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Boatshop24 - Learn to Sail : Sailing basics with Alex - Episode 2/6

Learn to sail graphic
Right, it is time for the second video in the series. This time out we see Team GB sailor Alex Mills Barton take his boat out onto the water for the first time. 
He takes the guys from Mailspeed Marine and BoatShop24 through some basic sailing techniques, jibes and tacks and also some straight-line sailing. 
On top of the sailing tips, the guys also chat to Alex about his weekly routine, his diet, and how he has to adapt when training.
Jack: Hi. I'm Jack Stonehouse from Boatshop 24.
Balaz: and I'm Balazs Jarai from Mailspeed Marine. 
Jack: And you join us today in Sussex with Alex Mills-Barton, a 2016 GB Sailing hopeful. And he's hopefully going to teach us how to sail in a day.
Alex: OK, So we're all wetsuited up, ready to go. So what we'll do, we'll just back the boat in and let it slide off the back of the trailer. Nice and easy.
So that's the dagger board in. Get the rudder down in and we can jump off.
So as I said before, the main sheet in the middle, is the main control of the sail. When you're going into the wind you pull it in, all the way. And when you're going with the wind, you let it out so it's parallel to the wind, and it catches the most wind as possible.
We're going downwind now, so with the wind. It tends to be the quickest leg of the course. So, the sail's up and all the controls go off, so we get some shape in the sail. It just gives a bit more power. What we're going to do now is a gybe, which is one of the simple maneuvers that needs to be done. We need that to go around the marks. And this is a tack, so, when we're going into the wind. Because we can't go directly into the wind. We have to zigzag up the course, when going into it, so the sail gets filled. 
Balaz: So, what is a sort of normal week during your kind of competition and training periods involve for you?
Balazs: Well, it completely depends on the time of the year. So, basically from, usually, October to early March it's just training. It's kind of off-season time. So, it's more training, probably in Weymouth quite a bit. Hopefully abroad. If you've got enough money. So that'll be in terms of fitness-wise, longer, longer sessions. So, anywhere between 90 minutes and two hours.
Balazs: Training everyday, or...?
Alex: Uh, yeah, well, pretty much. So three or four of them every week. That'd be like cycling or running or rowing. And then two or three times in the gym lifting weights as well.
Balaz: OK. Cool.
Alex: The season usually runs from March 'til early September. And so during that it'll be interval stuff for aerobics side of things. And probably two or three of those and then maybe a long one as well. And then two or three gym sessions, like lifting weights. But actually, during the competitions, it kind of all gets cut off really. So, we'll go sailing. An that's most of the day, basically. And then, usually what we tend to do is just go for like an easy bike ride and go for a half an hour. And just, like, let the body get rid of the lactic acid. Have a good stretch and recovery. And, so that kind of, that's during the competitions. Then outside it's more intense, and..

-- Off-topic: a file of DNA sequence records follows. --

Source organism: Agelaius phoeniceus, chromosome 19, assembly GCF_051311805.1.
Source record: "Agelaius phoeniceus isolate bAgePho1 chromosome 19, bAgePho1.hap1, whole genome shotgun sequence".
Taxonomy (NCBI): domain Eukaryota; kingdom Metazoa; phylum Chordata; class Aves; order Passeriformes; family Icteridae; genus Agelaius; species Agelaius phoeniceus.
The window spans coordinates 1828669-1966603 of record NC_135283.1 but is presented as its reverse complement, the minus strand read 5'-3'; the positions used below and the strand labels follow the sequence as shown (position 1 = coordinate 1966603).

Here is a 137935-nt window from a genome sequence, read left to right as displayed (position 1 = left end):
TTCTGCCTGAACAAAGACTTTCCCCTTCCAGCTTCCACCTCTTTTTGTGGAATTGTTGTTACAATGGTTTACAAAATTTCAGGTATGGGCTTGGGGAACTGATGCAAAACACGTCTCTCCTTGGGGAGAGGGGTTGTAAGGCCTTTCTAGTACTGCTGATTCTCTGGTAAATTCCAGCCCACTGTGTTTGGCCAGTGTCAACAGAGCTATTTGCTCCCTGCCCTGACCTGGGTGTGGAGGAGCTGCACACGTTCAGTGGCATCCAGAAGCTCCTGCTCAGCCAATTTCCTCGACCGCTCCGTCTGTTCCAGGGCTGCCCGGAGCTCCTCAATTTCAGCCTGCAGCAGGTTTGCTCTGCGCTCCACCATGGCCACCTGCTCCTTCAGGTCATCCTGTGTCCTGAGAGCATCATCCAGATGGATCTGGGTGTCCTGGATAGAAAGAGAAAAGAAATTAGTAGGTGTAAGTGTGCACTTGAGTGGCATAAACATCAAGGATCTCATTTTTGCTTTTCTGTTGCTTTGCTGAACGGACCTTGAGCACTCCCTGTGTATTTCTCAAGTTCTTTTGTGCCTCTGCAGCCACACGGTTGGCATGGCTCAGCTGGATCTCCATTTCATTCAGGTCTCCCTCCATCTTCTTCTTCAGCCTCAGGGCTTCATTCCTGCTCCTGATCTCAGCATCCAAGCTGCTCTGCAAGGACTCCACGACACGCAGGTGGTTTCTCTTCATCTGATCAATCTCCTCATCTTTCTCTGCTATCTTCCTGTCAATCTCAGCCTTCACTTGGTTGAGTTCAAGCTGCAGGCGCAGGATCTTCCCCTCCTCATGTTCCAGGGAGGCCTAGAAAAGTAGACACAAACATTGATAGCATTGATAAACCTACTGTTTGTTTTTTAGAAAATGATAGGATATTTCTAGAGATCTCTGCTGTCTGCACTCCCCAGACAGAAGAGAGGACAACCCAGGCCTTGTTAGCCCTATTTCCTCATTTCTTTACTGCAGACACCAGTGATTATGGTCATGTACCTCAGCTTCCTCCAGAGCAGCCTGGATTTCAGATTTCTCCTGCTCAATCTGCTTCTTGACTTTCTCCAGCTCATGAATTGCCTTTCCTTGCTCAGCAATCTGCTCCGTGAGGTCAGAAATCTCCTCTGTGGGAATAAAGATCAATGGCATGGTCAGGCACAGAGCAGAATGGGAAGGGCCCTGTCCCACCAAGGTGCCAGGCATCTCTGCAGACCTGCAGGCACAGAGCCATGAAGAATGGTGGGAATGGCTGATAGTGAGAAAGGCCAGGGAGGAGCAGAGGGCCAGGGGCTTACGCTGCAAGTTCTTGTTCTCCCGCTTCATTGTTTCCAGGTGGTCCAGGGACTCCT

Balaz: Yeah. Training everyday.
Alex: Yeah. And, a lot of time training on the water still, obviously.
Balazs: As you can see we're constantly changing and adjusting the settings to give the boat the best setup and allow the wind to go over the sail the best. And then once we go back downwind we let them back up again. So, we'll just do a couple of gybes to show you what they are. And that's when the wind, the sail crosses the boat on the windward side, rather than heading through the wind.
When the wind picks up, we have to do what we call hiking, which is this, now. And that's when you lean out the boat and it gives you more force against the sail, so you can keep the boat flat. You just keep your feet under the toe strap in the middle and lean your body up.
Balaz: It just sounds like you obviously have a strenuous training regime. What kind of other personal changes do you have to make, in terms of your diet, for example, during your training program?
Alex: It's not too particular. Personally, I find that unless my diet's really good, so like, eating a lot of fruit and vegetables, then I tend to get ill a lot.
Balaz: Oh. Really?
Balazs: So, I have to personally put quite a lot of effort into it. Apart from that, I mean, the rest of it's just commitment and dedication and not, kind of, knowing that you're leading a normal life, so you can't do all the normal stuff, like going out all the time. But, it's not too strict. 
And the other, the third leg of the course, normally on an Olympic trapezoid course is called a Reach. And this is when you slide onto of the wind. And these are usually the quickest legs because the sail's working most efficiently. 
And you can just go back and forth against the wind, without really losing any position upwind or downwind. 
And on the Reach, you need the sail about 45 degrees to the wind direction on the boat.
So, constantly changing the sail shape and set up with the main sheet and other controls. And just looking around for the next wind shift and next bit of wind increase. And those are the things that make the biggest differences when racing. If you can get those right, then you're onto a winner. As all these boats are exactly the same, so it's all down to the sailor to get the best out of it.